The Journal of neuroscience : the official journal of the Society for Neuroscience

β1-C121W Is Down But Not Out: Epilepsy-Associated Scn1b-C121W Results in a Deleterious Gain-of-Function.

PMID 27277800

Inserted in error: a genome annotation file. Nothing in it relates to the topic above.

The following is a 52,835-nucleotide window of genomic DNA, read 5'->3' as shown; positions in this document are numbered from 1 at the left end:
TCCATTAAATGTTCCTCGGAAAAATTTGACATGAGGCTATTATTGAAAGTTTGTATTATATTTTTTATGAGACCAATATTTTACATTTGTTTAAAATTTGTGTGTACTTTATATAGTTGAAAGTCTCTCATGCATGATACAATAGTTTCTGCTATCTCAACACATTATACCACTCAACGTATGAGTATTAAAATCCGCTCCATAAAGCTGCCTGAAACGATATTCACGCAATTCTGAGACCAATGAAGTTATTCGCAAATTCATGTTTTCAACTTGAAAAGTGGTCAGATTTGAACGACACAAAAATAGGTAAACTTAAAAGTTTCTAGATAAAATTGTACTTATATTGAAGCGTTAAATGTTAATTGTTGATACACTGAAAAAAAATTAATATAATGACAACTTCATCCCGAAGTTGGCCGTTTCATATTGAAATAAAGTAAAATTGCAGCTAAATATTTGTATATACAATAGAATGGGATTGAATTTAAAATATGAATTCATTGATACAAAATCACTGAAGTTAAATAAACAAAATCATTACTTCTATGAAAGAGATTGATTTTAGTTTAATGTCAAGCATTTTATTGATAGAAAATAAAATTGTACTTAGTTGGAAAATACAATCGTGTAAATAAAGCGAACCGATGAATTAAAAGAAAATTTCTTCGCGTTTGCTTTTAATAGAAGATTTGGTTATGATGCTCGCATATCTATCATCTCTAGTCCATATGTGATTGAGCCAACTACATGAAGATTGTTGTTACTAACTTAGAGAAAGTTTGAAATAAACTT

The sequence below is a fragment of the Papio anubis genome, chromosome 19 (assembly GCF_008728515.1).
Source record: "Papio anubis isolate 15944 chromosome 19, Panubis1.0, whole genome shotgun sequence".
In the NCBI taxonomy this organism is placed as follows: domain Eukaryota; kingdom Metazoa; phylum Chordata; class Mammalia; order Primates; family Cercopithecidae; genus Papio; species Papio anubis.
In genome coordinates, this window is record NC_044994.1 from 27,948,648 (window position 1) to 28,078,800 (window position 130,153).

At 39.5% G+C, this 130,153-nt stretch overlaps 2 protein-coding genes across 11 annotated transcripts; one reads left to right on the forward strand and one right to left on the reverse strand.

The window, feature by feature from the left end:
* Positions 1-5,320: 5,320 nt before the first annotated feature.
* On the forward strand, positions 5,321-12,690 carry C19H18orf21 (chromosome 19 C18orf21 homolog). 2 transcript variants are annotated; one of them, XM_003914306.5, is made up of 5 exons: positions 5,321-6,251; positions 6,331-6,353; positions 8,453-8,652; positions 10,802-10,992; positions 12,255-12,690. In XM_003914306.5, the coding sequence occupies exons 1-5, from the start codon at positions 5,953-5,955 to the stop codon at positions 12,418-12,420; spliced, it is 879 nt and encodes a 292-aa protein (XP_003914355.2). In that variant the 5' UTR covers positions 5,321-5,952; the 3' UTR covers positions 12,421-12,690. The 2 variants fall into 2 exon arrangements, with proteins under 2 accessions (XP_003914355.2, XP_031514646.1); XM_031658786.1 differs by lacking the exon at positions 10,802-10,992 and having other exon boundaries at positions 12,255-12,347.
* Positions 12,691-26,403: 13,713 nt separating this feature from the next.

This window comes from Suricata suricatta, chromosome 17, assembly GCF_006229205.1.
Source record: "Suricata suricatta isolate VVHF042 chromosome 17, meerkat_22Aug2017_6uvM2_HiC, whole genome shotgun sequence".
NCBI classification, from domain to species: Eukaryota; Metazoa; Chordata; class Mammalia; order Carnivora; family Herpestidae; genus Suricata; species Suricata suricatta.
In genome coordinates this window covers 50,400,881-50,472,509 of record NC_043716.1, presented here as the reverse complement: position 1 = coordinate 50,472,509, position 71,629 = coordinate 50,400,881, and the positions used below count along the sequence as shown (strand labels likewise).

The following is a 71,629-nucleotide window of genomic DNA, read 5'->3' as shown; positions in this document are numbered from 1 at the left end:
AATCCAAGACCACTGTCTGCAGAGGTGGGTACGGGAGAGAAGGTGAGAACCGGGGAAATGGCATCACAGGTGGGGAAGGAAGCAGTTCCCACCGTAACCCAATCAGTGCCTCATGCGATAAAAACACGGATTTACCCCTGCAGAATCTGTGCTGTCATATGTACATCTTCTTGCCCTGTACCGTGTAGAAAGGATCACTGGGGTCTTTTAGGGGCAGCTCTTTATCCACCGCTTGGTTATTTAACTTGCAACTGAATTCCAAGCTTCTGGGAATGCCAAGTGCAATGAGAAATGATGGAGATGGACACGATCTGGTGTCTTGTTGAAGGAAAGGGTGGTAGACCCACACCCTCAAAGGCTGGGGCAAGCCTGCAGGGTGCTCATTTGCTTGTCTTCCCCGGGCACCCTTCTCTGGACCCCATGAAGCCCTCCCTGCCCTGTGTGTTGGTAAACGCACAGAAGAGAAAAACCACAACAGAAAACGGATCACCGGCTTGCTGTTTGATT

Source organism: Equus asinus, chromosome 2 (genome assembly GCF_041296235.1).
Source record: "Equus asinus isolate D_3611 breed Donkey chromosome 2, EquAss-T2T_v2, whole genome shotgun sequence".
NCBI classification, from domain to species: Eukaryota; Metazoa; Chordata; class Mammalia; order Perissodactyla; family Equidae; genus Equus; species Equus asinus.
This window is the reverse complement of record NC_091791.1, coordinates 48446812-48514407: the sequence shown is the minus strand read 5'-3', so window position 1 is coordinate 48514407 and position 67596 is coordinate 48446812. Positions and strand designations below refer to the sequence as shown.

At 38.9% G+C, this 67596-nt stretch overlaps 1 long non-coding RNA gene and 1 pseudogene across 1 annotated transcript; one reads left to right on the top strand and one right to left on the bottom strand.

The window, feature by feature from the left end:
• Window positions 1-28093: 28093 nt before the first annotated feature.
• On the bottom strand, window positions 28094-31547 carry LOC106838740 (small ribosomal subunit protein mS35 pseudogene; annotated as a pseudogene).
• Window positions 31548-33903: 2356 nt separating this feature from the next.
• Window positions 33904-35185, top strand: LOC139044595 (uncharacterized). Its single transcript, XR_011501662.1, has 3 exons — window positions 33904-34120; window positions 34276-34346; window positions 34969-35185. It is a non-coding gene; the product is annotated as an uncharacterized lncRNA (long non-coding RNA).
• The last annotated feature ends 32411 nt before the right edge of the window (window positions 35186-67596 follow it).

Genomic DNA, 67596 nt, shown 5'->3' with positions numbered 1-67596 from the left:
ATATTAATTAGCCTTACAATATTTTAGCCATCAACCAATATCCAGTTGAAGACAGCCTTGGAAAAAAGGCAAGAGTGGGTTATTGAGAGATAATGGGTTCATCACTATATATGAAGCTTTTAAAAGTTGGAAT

Voltage-gated sodium channel (VGSC) β subunits signal through multiple pathways on multiple time scales. In addition to modulating sodium and potassium currents, β subunits play nonconducting roles as cell adhesion molecules, which allow them to function in cell-cell communication, neuronal migration, neurite outgrowth, neuronal pathfinding, and axonal fasciculation. Mutations in SCN1B, encoding VGSC β1 and β1B, are associated with epilepsy. Autosomal-dominant SCN1B-C121W, the first epilepsy-associated VGSC mutation identified, results in genetic epilepsy with febrile seizures plus (GEFS+). This mutation has been shown to disrupt both the sodium-current-modulatory and cell-adhesive functions of β1 subunits expressed in heterologous systems. The goal of this study was to compare mice heterozygous for Scn1b-C121W (Scn1b(+/W)) with mice heterozygous for the Scn1b-null allele (Scn1b(+/-)) to determine whether the C121W mutation results in loss-of-function in vivo We found that Scn1b(+/W) mice were more susceptible than Scn1b(+/-) and Scn1b(+/+) mice to hyperthermia-induced convulsions, a model of pediatric febrile seizures. β1-C121W subunits are expressed at the neuronal cell surface in vivo However, despite this, β1-C121W polypeptides are incompletely glycosylated and do not associate with VGSC α subunits in the brain. β1-C121W subcellular localization is restricted to neuronal cell bodies and is not detected at axon initial segments in the cortex or cerebellum or at optic nerve nodes of Ranvier of Scn1b(W/W) mice. These data, together with our previous results showing that β1-C121W cannot participate in trans-homophilic cell adhesion, lead to the hypothesis that SCN1B-C121W confers a deleterious gain-of-function in human GEFS+ patients. The mechanisms underlying genetic epilepsy syndromes are poorly understood. Closing this gap in knowledge is essential to the development of new medicines to treat epilepsy. We have used mouse models to understand the mechanism of a mutation in the sodium channel gene SCN1B linked to genetic epilepsy with febrile seizures plus. We report that sodium channel β1 subunit proteins encoded by this mutant gene are expressed at the surface of neuronal cell bodies; however, they do not associate with the ion channel complex nor are they transported to areas of the axon that are critical for proper neuronal firing. We conclude that this disease-causing mutation is not simply a loss-of-function, but instead results in a deleterious gain-of-function in the brain.